Remember that you must die (memento mori). Not the cheeriest of thoughts, but possibly the most important if we’re to have a shot at a happy life.
It’s October in VA, the trees are still mostly full green – just some hints of the rich colors that accompany their annual decay. It also reminds me that I’ve been living like I’ll never die, or to put it more bluntly, I’ve been wasting time.
The Danse Macabre
I find when I get like this (i.e. stubbornly procrastinating) that reminding myself of my inevitable demise can help get me back on track. It’s not foolproof, you need to be in the right frame of mind for this meditation (you can simply become maudlin if you aren’t), but remembering that time is limited helps put a context on everything.
If you have a tough time thinking about your own death, you’ll have a tough time with a lot of things, death is inevitable – it doesn’t care if you think about it or not. The intent of these death meditations isn’t pessimism or morbidity – it’s to help free us from attachment (the ego, the body, to outcomes) and unleash the “soul” – the truly valuable part of us. Of course, it’s up to us to determine what is most valuable to us (a brutal truth on par with death) – which is probably why so many prefer to let others do that thinking for them.
Buddhist monks would sit on the edges of mass graves for days and watch the bodies decompose as a way of meditating on impermanence. I’m not recommending we go that far (though I’m sure it’s pretty powerful), but I do want to encourage all of us to develop a meditation on the transient nature of all things as a way of getting the most out of life.
Immersion isn’t Mindfulness
I’ve heard people say they don’t need to think about death because it’s all around us all the time. Well, so are gyms and organic foods, that doesn’t make everybody a ripped vegan. We need to make the conscious choice to accept our eventual decline, death being at the end of that path. I’ve always liked the phrase “a fish doesn’t know it’s wet”, it sums up so many things about how we perceive things. If there’s always “more time” there’s never truly a reason to begin anything, why not wait till tomorrow? I’ll tell you why, because we’re on a freight-train to the grave, that’s why.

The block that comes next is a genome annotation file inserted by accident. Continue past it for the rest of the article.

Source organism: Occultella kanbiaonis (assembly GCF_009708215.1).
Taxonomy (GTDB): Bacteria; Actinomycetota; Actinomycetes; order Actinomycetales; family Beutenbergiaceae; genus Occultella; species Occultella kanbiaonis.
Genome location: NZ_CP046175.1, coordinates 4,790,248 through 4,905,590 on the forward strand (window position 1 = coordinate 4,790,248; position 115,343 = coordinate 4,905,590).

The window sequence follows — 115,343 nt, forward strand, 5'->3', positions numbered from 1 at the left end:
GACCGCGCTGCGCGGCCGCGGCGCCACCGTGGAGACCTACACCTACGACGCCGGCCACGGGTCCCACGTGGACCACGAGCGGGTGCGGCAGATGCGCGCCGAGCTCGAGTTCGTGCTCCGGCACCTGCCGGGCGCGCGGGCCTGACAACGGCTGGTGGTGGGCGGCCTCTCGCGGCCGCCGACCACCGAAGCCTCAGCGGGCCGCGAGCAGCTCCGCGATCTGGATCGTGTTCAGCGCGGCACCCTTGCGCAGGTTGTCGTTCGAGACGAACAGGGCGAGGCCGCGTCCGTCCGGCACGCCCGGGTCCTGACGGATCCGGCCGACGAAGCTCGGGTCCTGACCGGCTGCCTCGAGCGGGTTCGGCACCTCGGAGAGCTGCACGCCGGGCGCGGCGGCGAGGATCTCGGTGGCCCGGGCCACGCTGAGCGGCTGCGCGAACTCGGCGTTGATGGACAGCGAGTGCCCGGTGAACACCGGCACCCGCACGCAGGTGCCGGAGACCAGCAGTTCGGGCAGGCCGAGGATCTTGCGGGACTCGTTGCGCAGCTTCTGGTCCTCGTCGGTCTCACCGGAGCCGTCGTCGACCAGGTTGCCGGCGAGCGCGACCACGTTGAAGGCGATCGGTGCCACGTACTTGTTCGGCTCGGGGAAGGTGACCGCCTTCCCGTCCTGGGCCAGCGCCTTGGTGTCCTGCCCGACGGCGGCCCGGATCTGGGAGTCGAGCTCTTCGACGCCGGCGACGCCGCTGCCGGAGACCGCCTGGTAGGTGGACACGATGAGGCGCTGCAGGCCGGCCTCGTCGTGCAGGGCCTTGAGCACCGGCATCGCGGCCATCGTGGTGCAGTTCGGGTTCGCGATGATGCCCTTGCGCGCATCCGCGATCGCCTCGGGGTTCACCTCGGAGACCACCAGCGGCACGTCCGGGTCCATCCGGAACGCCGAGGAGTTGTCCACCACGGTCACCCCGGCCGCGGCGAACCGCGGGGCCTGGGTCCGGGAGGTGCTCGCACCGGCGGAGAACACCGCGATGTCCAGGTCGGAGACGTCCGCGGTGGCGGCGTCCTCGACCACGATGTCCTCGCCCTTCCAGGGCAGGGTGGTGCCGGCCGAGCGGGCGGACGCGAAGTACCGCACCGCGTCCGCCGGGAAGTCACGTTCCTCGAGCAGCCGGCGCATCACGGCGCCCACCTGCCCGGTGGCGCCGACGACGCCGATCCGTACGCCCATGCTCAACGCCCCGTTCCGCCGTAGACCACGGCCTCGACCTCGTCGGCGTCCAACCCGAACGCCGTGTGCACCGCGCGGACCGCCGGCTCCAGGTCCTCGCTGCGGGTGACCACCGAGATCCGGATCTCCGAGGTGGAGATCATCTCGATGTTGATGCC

If we don’t make a conscious effort to remain mindful of the temporary nature of life, we’ll either ignore it or imagine we’ll be the first generation to figure out how not to die. Either way, it’s a form of repression – in the same way it’s unhealthy to deny carnality, or anger or desire because it always crops up at the most inopportune times – not having a relationship to death when you’re at your most healthy and vibrant foreshadows a very unpleasant end when the time comes.
Choose your Memento
My sister gave me this nutty little skull (I think it’s from Disneyland) as a gift many moons ago. The major selling point being that it glowed in the dark, but as time wore on, the glow wore off. But I’ve kept it all this time, and it has become my memento mori. I keep it prominently displayed wherever I live as a reminder to live the life I choose, like the vanitas of the past. Perhaps finding one for yourself could be an entry point for this meditation (some of the art shown on the vanitas page could be a good place to start – could make a strong background screen for your phone or computer).
Some of the iconography associated with the Mexican Day of the Dead can make for some snappy daily reminders. Whatever you choose, it should be something that has meaning to you and can quickly put you into a meditative space – reminding you of impermanence and the opportunity of the present moment. Carpe diem ain’t just a bumper sticker. The point isn’t to get bummed out, the point is to embrace life – if it wasn’t finite it wouldn’t be precious.
Choose a Destination
If there’s one sin I commit repeatedly, it’s forgetting where I’m going. My spirit animal, Lucius Annaeus Seneca, said “If one does not know to which port one is sailing, no wind is favorable” and years of experience have made clear how true this is. This whole memento mori thing is only valuable when we have a clear sense of how we want to use the time we have.
For me, it’s being a creator; for you it can be being a parent, a gardener, a mechanic, a healer, a friend – whatever. There’s no “right” answer, only your answer – you can have many, it can change over time, the important thing is to know it. At least to guess at it, because this – the pursuit of it, the enjoyment of it, the sharing of it – is why it’s important to remember we do not live forever.
We can only do our best – or something less – with the time we have. If we start by remembering “you must die” and perhaps we’ll all do a better job with the time we have.
Now, if you’ll excuse me, I have a novel to write….